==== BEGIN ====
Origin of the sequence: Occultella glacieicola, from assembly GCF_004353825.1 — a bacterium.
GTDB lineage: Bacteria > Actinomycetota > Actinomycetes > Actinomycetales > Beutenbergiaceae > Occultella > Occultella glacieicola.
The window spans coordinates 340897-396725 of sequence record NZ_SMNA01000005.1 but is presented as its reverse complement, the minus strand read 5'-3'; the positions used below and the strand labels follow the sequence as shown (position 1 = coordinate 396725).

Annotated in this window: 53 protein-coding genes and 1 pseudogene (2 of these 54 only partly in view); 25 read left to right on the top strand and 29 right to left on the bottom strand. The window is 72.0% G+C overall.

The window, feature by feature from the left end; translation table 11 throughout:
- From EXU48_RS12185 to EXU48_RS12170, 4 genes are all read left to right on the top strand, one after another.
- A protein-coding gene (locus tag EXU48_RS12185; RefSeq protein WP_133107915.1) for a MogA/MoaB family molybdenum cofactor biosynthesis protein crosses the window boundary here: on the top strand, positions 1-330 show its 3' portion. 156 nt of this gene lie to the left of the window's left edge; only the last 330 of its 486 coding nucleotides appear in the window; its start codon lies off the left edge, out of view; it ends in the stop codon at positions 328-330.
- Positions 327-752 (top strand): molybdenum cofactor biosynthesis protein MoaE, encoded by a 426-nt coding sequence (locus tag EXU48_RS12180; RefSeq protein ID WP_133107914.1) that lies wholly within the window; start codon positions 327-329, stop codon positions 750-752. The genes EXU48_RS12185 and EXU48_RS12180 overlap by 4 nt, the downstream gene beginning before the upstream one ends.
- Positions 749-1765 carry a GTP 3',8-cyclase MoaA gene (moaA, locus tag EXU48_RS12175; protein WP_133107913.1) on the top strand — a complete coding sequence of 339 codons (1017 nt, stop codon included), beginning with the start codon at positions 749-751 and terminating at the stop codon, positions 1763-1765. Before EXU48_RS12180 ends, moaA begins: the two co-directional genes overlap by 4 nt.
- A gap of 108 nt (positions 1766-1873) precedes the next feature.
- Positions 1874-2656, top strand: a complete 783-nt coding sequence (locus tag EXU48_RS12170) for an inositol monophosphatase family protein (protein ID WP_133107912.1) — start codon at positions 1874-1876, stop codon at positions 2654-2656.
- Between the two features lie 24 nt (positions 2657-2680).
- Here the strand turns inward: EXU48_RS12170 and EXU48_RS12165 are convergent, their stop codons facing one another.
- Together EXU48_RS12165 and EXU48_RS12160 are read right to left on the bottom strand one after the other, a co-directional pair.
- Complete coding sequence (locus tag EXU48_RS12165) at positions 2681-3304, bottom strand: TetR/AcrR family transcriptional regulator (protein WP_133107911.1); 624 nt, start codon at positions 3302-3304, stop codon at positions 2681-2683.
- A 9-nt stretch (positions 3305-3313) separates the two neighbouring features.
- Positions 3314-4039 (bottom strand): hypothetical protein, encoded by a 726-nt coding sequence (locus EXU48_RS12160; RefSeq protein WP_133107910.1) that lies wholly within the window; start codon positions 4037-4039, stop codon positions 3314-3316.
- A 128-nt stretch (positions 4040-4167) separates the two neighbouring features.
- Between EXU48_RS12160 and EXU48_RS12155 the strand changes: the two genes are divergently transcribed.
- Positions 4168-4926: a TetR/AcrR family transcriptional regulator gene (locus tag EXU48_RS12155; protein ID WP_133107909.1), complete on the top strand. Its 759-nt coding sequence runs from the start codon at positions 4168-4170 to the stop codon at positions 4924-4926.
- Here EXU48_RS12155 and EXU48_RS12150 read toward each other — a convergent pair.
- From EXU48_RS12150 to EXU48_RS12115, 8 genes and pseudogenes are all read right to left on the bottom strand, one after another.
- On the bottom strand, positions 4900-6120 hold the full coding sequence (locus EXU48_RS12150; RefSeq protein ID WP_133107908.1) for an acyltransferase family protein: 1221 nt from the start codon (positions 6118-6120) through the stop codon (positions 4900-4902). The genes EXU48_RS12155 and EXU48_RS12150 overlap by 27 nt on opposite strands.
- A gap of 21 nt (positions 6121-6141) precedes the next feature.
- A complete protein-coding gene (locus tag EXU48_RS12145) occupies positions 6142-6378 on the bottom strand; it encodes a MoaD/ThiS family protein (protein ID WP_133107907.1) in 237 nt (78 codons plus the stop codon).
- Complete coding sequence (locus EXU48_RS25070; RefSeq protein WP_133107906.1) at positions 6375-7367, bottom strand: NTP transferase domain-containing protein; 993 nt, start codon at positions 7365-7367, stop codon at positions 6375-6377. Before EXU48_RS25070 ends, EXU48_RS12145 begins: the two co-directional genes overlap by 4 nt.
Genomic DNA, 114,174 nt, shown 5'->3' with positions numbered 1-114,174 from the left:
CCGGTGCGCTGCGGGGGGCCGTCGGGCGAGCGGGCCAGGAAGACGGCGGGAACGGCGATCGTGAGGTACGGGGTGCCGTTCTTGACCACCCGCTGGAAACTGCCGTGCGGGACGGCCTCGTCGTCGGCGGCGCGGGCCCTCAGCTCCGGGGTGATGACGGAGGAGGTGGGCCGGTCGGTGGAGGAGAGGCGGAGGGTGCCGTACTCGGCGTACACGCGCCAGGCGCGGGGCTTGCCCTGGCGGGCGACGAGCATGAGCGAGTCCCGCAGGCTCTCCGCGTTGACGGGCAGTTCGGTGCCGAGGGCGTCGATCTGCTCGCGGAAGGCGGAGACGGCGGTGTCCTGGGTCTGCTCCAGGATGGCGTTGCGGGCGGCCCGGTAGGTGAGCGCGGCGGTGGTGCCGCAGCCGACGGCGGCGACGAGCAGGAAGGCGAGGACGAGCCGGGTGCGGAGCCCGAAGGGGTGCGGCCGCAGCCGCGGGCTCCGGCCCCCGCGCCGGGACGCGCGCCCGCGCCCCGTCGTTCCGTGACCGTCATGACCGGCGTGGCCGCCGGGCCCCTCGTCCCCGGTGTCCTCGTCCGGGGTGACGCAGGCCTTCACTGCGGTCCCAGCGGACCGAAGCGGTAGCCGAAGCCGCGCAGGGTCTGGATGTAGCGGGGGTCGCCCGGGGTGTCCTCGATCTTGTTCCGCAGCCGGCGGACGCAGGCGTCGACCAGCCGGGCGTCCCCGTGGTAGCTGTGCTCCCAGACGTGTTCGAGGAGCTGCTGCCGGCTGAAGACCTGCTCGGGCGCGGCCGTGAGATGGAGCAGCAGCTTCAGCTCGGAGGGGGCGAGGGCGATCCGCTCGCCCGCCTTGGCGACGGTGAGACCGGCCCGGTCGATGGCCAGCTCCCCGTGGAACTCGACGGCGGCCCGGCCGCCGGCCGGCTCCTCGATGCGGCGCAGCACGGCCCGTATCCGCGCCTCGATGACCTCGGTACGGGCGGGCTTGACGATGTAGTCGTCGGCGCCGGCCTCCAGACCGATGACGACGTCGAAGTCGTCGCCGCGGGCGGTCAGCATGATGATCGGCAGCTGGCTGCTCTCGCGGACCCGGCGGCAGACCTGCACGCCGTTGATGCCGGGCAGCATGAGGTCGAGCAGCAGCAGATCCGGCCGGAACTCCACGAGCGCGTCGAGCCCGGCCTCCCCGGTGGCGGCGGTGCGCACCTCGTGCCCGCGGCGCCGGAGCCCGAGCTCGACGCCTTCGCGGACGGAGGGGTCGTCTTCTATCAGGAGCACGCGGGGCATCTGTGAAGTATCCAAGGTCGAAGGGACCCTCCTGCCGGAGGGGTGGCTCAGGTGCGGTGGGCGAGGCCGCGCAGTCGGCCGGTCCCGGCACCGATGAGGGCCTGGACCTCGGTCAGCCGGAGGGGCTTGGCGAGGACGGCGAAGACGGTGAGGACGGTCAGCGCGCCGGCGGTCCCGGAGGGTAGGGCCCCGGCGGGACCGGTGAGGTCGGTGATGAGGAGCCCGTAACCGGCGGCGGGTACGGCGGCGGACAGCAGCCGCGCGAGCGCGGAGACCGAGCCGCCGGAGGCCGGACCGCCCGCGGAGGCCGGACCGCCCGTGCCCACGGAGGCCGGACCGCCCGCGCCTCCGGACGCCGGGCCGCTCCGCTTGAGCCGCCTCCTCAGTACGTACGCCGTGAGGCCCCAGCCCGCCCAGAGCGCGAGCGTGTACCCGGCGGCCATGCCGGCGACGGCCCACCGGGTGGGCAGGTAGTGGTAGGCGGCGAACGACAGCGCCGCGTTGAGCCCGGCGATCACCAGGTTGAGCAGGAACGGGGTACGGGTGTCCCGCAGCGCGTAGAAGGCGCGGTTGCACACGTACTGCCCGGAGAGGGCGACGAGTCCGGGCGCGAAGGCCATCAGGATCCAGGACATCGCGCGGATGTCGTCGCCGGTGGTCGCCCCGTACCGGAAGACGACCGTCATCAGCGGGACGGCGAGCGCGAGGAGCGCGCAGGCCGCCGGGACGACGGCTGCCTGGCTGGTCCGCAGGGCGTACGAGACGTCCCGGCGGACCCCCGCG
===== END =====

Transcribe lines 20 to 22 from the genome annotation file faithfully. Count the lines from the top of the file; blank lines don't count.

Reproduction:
- Positions 4168-4926: a TetR/AcrR family transcriptional regulator gene (locus tag EXU48_RS12155; protein ID WP_133107909.1), complete on the top strand. Its 759-nt coding sequence runs from the start codon at positions 4168-4170 to the stop codon at positions 4924-4926.
- Here EXU48_RS12155 and EXU48_RS12150 read toward each other — a convergent pair.
- From EXU48_RS12150 to EXU48_RS12115, 8 genes and pseudogenes are all read right to left on the bottom strand, one after another.